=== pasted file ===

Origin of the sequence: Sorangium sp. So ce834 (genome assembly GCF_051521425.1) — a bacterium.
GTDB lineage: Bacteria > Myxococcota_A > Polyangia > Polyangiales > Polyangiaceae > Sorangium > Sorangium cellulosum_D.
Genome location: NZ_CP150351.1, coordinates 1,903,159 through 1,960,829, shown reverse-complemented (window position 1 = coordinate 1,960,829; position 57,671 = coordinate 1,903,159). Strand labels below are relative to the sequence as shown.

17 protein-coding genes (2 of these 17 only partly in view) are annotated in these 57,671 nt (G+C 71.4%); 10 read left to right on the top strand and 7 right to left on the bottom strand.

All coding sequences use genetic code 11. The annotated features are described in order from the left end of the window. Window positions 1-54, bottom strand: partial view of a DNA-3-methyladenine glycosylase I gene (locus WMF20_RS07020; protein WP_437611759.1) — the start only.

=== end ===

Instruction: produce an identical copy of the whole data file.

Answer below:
Origin of the sequence: Sorangium sp. So ce834 (genome assembly GCF_051521425.1) — a bacterium.
GTDB lineage: Bacteria > Myxococcota_A > Polyangia > Polyangiales > Polyangiaceae > Sorangium > Sorangium cellulosum_D.
Genome location: NZ_CP150351.1, coordinates 1,903,159 through 1,960,829, shown reverse-complemented (window position 1 = coordinate 1,960,829; position 57,671 = coordinate 1,903,159). Strand labels below are relative to the sequence as shown.

17 protein-coding genes (2 of these 17 only partly in view) are annotated in these 57,671 nt (G+C 71.4%); 10 read left to right on the top strand and 7 right to left on the bottom strand.

All coding sequences use genetic code 11. The annotated features are described in order from the left end of the window. Window positions 1-54, bottom strand: partial view of a DNA-3-methyladenine glycosylase I gene (locus WMF20_RS07020; protein WP_437611759.1) — the start only.